Tuesday, 18 November 2014

I'm tired of seeing "I'm going to Say MERRY CHRISTMAS"

    We are just over the half way point of November.  The Toronto Santa Claus Parade is now history for 2014.  The Toronto Santa Claus parade signals the beginning of the Christmas season. It has also brought with it the "This year I'm going to say Merry Christmas" hysteria.  
    I would like to start by stating what those closest to me already know.  I do not consider myself to be a "Christian", although I do cling to their less religious traditions.  I would probably say that my views and beliefs about religion are more like my Canadian heritage on my father's side.  I believe in a whole mixture of things, things that make sense to me, and like the strong and varied roots of my ancestors, make me stronger in this Canadian climate.  My belief system incorporates many of the beliefs of many different religions.  I believe in a good and loving God. I believe that the good or bad that we put into the universe comes back to us.  I feel like we should do unto others as we would have them do unto us, actually with the exception of the part of coveting a neighbour's ox or ass, most of the ten commandments.  Having said that, I also would like to say, that I really don't care what anyone else believes or who they worship.  I don't judge you by who you worship, or who you love, but rather by how you treat me and others.  I guess I practice the religion of love, of kindness, of tolerance.
   I have stated all of the above personal information because this is the time of year where we are flooded with the message "I'm going to say Merry Christmas".  This makes me angry, and not for the reason that you are probably thinking.  To me this feels like racism, the incitement of hatred.  Have you ever said "Merry Christmas" to a non-Christian and had them turn to you with anger and ask you to not say that to them?  Me neither.  As a matter of fact we are good friends with an Indian family who are not Christian, but they send out Christmas cards and buy Christmas gifts for their Christian friends.  
It almost feels like the 1930's when the whispers were about how the Jews were causing all of the harm in the world.  The Jews controlled the economy, they had to be stopped.  It was an excuse to persecute.
    Our neighbour's to the South are a "melting pot".  People from many nations come to the United States and shed their old nationalities (so to speak) and become American.  Here in Canada we have always prided ourselves that we are "a cultural mosaic".  People from many nations come to Canada and they can keep their beliefs, their customs, and make those differences make Canada better.  That is what we were always taught in school anyway.  I feel like we have become to sensitive.  We embrace all religions, but feel like Christianity is being persecuted.  Why can't we just embrace everyone?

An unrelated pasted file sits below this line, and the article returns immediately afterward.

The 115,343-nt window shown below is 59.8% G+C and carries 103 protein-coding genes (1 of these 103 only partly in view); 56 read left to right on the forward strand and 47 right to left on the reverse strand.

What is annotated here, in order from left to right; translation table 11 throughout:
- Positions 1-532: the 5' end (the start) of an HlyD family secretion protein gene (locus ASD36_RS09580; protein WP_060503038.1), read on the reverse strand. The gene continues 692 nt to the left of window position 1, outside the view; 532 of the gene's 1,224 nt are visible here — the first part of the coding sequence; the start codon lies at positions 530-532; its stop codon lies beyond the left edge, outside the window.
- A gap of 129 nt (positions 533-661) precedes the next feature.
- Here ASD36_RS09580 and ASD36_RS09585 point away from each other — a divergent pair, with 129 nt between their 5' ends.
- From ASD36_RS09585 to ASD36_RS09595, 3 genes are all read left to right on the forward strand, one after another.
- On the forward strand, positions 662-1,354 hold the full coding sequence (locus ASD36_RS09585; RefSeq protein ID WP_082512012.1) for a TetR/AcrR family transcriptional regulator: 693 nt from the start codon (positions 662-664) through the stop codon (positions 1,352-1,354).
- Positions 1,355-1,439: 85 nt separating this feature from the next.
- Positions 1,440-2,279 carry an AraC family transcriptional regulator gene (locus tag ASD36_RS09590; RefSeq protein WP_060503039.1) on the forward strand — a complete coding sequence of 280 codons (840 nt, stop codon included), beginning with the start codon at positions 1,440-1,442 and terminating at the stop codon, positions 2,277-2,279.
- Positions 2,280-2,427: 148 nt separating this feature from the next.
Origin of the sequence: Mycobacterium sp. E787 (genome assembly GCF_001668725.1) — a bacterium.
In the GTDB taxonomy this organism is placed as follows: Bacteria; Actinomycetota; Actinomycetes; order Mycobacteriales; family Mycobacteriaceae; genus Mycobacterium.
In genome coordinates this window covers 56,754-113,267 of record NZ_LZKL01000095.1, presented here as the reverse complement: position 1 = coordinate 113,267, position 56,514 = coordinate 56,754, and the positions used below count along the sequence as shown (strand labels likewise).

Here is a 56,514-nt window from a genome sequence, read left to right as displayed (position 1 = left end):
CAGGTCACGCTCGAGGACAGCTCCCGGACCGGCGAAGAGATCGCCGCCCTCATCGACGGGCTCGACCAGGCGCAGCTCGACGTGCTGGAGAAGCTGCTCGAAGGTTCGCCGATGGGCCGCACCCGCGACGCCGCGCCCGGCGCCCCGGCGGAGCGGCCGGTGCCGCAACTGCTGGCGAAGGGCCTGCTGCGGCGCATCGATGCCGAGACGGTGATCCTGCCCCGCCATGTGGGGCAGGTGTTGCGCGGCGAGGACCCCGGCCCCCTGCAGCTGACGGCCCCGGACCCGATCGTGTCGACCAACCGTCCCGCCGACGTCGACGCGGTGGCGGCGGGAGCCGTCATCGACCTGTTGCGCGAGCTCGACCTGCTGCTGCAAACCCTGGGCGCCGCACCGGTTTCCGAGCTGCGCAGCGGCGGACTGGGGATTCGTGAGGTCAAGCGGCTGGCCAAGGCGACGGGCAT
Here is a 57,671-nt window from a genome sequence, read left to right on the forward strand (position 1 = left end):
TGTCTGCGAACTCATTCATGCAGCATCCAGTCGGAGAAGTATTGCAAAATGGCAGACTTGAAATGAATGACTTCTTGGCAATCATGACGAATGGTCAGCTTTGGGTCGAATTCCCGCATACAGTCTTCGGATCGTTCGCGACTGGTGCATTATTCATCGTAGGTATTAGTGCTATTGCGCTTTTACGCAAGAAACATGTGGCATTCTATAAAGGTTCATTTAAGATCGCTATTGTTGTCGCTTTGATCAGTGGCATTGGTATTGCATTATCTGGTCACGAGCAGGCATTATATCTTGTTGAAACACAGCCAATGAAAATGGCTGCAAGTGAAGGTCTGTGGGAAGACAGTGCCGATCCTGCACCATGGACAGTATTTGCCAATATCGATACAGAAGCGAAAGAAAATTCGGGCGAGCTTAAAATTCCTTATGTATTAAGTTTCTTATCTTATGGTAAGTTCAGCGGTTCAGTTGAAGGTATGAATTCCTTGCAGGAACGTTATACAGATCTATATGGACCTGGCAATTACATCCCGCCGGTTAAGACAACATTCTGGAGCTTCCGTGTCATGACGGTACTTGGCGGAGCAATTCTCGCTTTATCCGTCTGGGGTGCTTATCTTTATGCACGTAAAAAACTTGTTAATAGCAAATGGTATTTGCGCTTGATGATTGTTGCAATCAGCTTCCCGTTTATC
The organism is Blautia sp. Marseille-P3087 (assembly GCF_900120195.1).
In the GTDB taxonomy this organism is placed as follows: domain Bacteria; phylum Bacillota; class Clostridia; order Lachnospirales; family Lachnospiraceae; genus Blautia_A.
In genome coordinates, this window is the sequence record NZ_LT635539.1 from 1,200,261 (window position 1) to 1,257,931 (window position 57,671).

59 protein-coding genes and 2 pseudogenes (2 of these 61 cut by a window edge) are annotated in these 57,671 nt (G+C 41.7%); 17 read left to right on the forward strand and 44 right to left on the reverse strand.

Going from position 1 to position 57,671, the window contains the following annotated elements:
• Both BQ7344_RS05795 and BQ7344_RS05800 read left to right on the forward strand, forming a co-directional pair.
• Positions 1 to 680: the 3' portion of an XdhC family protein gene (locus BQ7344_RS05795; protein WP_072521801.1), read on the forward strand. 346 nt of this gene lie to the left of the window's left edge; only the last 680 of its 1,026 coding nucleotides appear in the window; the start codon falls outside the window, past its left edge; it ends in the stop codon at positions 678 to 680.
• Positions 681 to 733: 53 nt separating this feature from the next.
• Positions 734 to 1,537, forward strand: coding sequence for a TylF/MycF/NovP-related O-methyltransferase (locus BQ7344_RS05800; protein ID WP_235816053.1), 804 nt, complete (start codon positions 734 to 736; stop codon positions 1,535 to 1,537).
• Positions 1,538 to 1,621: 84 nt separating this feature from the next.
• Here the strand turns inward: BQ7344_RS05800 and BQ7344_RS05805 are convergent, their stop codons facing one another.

Why can't we have a Christmas tree?  Why can't we wish each other Merry Christmas?  For that matter why can't we wish our Jewish friends a Happy Chanukah?  If you know a person's belief and they are celebrating something that is sacred to their religion you can wish them well.  It is by celebrating and embracing our differences that we find acceptance, that we see that we are not so different, that we will loose our racism.
   So I leave you with this.... this year I will say Merry Christmas, and not because I am making a statement, but because it makes me feel good.  It makes me feel love for others.  If I know that you celebrate Chanukah I will wish you a Happy Chanukah (that is after I have harassed you to find out everything I can about your religion.  Just ask my Indian friend Jane, she'll confirm this).  Please don't buy into the hate.  Please don't wish people Merry Christmas to show your superiority, but because you really want to wish that person well, isn't that what it means?


  1. That mosaic seems to be getting muddied lately... stern (likely the loud minority) voices saying people need to adapt to Canadian culture when they're here... a school board trustee in Toronto accusing a certain culture for not wanting to be part of Remembrance Day celebrations, when students were being allowed to not attend after all the violence that happened in Ottawa... it's so disappointing and frustrating.

    I like the thought of Canada being a mosaic! I personally want to learn about some of these other traditions. I just hesitate to ask more when I see someone I'm curious about.

  2. Well said. I work in a Family Hub and we struggle with how much of Christmas do we share with the children and families when we have different cultures who visit. You are right ....we haven't had any parent complain b/c we sang jingle bells or made Christmas decorations. Canada is a melting pot and it makes us richer for it. My daughter has a friend who is an International student who is looking forward to participating in a Canadian tradition. We should be able to celebrate and share our traditions with each other. Merry Christmas.